Monday, April 28, 2008

RE: Casino History

Today, Alex at PAWatercooler posted a very interesting story, at least for myself and my family.

You see, I grew up in the Kensington area of Philly, but spent many a week or two every summer, in my youth, staying with my grandparents in the Fishtown section, where my parents grew up.

Fishtown's historical significance has often been swept aside and given the poor treatment that the neighborhood's unusual moniker has brought upon it...unfairly, of course, but the name isn't one that a lot of "outsiders" would take very seriously, even for the sake of it's colorful historical background.

Look around, and you'll see the words "Penn Treaty" all over the neighborhood...Why, you may ask? Well, the park that bears this name is thought to be the place where William Penn first made his treaty with the Leni Lenape indiginous peoples of the Delaware Valley, creating what we know today to be Pennsylvania. The statue of William Penn, atop the city hall tower, is facing (and rightly so) the stretch of land along the Delaware River where the treaty took place.

As written in the article linked to Alex's post, there was a significant British presence in the area, with "Redoubt #1" being right in the center of the area now being slated for the "Sugarhouse" Casino.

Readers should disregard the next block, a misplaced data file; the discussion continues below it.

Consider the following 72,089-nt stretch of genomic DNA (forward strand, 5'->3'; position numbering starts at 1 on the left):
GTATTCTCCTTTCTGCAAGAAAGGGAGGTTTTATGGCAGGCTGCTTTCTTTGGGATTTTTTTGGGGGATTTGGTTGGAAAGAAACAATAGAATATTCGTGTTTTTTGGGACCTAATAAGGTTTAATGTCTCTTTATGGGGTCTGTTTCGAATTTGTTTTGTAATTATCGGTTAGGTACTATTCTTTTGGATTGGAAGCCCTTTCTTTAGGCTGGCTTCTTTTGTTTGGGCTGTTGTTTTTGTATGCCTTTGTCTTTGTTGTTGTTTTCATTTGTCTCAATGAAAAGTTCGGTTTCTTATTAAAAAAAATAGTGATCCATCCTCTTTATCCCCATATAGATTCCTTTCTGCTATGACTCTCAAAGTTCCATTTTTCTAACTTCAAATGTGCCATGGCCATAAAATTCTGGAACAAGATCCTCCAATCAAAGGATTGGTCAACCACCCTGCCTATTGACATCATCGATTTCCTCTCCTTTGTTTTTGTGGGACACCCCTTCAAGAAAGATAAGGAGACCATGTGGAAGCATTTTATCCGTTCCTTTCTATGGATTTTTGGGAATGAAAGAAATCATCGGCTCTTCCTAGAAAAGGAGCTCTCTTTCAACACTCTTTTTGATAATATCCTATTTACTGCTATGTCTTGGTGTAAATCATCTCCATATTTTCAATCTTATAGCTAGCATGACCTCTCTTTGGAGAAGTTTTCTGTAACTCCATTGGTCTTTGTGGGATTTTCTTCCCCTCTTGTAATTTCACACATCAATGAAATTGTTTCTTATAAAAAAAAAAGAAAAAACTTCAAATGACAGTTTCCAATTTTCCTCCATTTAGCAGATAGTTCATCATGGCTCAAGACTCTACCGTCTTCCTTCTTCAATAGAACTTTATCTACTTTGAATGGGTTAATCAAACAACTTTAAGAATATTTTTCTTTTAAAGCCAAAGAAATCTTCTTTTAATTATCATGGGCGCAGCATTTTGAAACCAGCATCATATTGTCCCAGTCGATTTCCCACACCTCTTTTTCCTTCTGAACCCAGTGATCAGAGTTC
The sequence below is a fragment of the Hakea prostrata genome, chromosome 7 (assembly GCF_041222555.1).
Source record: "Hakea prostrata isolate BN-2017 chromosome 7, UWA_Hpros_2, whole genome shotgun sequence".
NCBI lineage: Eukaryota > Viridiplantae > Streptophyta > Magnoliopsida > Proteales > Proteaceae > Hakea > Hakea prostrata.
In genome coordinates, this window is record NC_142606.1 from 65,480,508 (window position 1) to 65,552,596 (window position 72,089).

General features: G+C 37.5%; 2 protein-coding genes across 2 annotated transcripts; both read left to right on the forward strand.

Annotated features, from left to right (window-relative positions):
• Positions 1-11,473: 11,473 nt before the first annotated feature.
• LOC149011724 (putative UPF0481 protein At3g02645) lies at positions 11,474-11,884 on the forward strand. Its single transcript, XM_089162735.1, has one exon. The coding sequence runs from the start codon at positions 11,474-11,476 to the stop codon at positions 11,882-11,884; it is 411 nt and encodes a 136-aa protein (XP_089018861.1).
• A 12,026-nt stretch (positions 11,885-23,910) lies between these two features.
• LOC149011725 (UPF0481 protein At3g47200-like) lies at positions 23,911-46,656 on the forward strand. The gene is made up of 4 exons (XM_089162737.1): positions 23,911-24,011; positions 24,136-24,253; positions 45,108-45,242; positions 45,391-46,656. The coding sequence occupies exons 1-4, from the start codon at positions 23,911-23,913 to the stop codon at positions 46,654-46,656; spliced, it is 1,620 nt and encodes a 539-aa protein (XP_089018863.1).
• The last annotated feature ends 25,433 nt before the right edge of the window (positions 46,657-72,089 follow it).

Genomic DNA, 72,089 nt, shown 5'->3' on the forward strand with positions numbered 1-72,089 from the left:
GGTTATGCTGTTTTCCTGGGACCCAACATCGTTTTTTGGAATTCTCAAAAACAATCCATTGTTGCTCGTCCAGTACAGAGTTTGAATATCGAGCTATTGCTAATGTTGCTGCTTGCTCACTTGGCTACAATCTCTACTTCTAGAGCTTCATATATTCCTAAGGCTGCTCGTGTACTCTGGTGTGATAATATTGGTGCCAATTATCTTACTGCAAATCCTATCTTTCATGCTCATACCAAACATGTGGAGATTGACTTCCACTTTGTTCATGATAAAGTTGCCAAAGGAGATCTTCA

To not give the area the historical significance it deserves is both egregious and rob the people of Pennsylvania any historically poignant landmarks, for the sake of greed, is a slap in the face to the heritage that we, as Pennsylvanians, and more importantly, myself and the scores of families that were raised and played in the Fishtown section deserve.

So, in this case, I'm all for stopping "progress"...let's support the archaeological significance of the area and give the little hamlet with the funny name it's just due...we may just find that the area's rich history is worth more than any casino business' money could possibly buy.

Read Alex's post and link to the original article here.


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